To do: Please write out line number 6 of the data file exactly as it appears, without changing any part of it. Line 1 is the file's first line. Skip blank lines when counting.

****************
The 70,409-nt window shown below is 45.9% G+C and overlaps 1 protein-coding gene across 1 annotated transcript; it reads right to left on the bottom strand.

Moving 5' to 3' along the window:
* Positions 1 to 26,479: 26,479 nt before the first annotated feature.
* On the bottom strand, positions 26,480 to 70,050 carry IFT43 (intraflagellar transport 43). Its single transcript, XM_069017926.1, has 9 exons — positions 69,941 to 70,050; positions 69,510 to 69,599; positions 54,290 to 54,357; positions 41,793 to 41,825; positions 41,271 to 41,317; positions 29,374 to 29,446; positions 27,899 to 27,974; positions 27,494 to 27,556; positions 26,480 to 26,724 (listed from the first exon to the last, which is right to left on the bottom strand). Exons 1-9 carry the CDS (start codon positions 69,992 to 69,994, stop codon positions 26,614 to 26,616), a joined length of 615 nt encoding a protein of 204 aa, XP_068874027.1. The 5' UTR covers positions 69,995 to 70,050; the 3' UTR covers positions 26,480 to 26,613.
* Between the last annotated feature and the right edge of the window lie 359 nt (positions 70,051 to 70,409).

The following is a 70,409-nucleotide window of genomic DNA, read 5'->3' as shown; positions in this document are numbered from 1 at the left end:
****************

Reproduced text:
The following is a 70,409-nucleotide window of genomic DNA, read 5'->3' as shown; positions in this document are numbered from 1 at the left end: